The last two days are on a train called the Rocky Mountaineer:

The tour ends in Vancouver. For the rest of the tourists that will be the end of their holiday, but we’ll have the best part still to come – one last coach trip to Whistler, to visit our boy. We are bringing Tayto crisps, and Dairy Milk chocolate, and Barrys tea bags, and lots and lots of love.

So that’s that. See you all in a fortnight.

 

 

Man and Superman

He is no ordinary hero, because he is an ordinary hero.

Wherever Superheroes, and indeed Supervillains, who are just Superheroes who’ve made bad career choices, gather, they speak in awe of Ordinary Man, the one who stands out from the crowd by being part of the crowd.

His costume consists of a tweed jacket, corduroy trousers, and brogues, though in light drizzle (in other words, this being Ireland, on about 150 days a year) he adds a New York Yankees baseball cap.

He has a back-pack, his equivalent of a utility-belt. In this he carries his sandwiches, a book of Sudoku puzzles and, at the very bottom, his driving licence, though he is unaware of this last bit and has in fact been searching the house for the licence for the last six months.

He carries no weapons, though the Sudoku book could, if rolled up, bring a sharp sting to a miscreant’s ear.

He has a Man-cave, exactly like a Bat-cave except that it is not underground, and is constructed of wood. It is, to be honest, a garden shed, but he has equipped it with a small TV that picks up Sky Sports, a fridge with four cans of Heineken, and a dartboard into which he can actually place the darts, since the cave is only four feet long.

He has gadgetry, like James Bond. His car has a Sat-Nav, which is unfortunately of little use since every village in Ireland has a Main Street, a Dublin Road and a The Square, and the Sat-Nav girl’s voice has started to complain of a headache and to ask for a transfer to a country with postcodes. He has a smartphone, capable of many things, but on which he simply has his collection of music, mostly Coldplay. It has a single App, one which he downloaded by accident, which sends him a text every time a goal is scored at Euro 2016, and which has been curiously silent for almost a year now.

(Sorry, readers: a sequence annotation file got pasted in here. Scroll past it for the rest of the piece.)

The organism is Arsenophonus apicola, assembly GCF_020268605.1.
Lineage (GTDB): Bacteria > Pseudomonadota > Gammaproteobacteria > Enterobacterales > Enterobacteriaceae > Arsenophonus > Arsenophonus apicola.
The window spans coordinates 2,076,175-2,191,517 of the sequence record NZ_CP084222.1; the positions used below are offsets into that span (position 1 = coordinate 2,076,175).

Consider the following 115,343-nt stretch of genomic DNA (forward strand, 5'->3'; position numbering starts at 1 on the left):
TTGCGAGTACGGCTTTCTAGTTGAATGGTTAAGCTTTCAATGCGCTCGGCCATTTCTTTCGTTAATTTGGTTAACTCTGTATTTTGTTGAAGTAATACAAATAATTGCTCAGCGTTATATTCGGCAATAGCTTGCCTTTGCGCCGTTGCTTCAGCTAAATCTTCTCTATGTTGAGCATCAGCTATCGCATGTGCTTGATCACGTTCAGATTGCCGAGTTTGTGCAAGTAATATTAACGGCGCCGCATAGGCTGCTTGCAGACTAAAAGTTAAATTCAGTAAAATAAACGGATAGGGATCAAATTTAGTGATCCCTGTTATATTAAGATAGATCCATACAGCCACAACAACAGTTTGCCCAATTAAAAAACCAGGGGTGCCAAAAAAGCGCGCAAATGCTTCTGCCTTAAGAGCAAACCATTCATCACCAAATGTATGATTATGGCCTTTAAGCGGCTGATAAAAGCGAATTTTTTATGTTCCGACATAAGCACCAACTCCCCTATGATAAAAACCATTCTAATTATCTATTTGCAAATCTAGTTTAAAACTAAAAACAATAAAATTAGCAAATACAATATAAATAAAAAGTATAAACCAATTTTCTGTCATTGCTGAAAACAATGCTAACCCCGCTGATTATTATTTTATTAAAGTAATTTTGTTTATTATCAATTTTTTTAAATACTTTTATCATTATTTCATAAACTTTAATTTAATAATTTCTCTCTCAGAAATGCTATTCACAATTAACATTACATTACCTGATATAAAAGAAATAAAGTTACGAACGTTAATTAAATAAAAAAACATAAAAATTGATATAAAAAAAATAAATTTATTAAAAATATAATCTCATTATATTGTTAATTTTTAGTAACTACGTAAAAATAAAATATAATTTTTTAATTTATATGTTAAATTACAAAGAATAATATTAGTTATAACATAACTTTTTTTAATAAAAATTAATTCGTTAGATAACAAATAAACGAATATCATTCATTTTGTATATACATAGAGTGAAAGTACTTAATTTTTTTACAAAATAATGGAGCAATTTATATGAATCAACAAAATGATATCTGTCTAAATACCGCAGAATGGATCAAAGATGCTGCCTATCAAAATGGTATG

He has a side-kick too, though others simply call it Dad Dancing – an odd little hop that he gives when he’s dancing along, at weddings, to the chorus of Sweet Caroline.

Like all superheroes he has one superweakness – the ghastly man-flu, an affliction so awful that God has spared all of womankind from ever having to suffer from it. Man-flu seems a fit unfair, because the burden of his superweakness is not balanced out by the thrills of any superpower.

Unlike Superman, he can’t fly. Unlike Spider-Man, he can’t weave a web. Unlike Thor, he can’t use a hammer – actually, that one isn’t true, he can use a hammer, usually to put up shelves, or to hang pictures of his children.

He could probably talk the Penguin out of bank robberies by offering to lend him a few quid, talk the Joker out of blowing up the world by laughing at his jokes, talk Catwoman out of her sexy outfit by sheer Irish wit and charm, but such opportunities never come his way.

Yet he does fights crime – by paying his taxes to help fund the police force. He fights political corruption and incompetence by voting for the other crowd at the next election, and fights white-collar criminals by pointedly ignoring them when he meets them in the bar of his golf club.

He solves crimes, too, mostly while watching American cop shows, with his by-now famous maxim: “whenever you have eliminated the impossible, then it was probably that guy over there in the ski mask, running away”.

And he saves the planet, by trying whenever possible to cycle, to re-cycle, and to use the eco-wash cycle.

So let’s hear it for Ordinary Man. He helps to make the world a better place.